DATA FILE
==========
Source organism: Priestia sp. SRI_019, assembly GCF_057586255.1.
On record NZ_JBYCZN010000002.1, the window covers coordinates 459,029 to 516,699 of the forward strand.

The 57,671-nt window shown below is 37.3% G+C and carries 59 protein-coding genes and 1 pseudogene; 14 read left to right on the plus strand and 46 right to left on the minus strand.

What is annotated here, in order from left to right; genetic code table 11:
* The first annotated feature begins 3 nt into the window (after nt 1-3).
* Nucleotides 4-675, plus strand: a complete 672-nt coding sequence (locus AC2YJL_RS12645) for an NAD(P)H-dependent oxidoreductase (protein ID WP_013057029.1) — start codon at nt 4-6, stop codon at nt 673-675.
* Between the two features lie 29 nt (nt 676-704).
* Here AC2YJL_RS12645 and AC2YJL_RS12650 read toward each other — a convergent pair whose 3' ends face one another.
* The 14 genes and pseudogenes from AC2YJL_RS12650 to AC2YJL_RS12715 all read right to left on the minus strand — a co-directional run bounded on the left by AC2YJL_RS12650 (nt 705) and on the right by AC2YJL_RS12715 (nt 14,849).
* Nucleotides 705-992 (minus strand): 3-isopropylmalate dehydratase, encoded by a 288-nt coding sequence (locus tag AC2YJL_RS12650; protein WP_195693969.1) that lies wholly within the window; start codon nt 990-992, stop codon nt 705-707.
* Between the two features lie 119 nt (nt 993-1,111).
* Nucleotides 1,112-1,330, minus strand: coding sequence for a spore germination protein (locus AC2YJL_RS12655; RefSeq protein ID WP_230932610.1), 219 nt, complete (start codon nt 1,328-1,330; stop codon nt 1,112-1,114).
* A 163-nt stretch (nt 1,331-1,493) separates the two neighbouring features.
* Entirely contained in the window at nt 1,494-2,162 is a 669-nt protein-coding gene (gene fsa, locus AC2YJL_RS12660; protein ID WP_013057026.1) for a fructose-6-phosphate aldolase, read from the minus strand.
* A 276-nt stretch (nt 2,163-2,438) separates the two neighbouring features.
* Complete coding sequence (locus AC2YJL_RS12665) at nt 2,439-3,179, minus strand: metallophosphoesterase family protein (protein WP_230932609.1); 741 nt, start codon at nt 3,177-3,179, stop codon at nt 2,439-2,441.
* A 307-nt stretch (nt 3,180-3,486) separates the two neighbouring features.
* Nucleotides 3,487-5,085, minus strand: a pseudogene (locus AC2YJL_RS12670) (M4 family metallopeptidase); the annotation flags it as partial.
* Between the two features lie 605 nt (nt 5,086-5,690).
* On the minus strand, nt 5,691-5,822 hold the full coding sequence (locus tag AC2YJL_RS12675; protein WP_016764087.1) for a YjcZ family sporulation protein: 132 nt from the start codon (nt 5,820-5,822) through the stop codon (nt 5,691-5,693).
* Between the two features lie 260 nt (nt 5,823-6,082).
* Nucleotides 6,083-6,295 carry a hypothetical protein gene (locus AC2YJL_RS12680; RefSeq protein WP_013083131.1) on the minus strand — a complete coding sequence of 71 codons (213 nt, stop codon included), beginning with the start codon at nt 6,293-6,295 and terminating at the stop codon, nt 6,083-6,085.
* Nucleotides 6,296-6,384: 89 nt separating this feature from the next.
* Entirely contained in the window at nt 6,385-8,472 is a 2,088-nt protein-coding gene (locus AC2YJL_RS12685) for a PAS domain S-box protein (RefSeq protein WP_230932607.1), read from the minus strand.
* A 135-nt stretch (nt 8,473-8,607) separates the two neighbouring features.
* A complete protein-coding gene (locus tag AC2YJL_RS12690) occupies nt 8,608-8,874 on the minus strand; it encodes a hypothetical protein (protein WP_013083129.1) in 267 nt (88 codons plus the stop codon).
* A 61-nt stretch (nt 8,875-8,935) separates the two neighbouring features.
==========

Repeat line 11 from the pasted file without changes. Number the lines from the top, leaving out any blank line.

* Between the two features lie 119 nt (nt 993-1,111).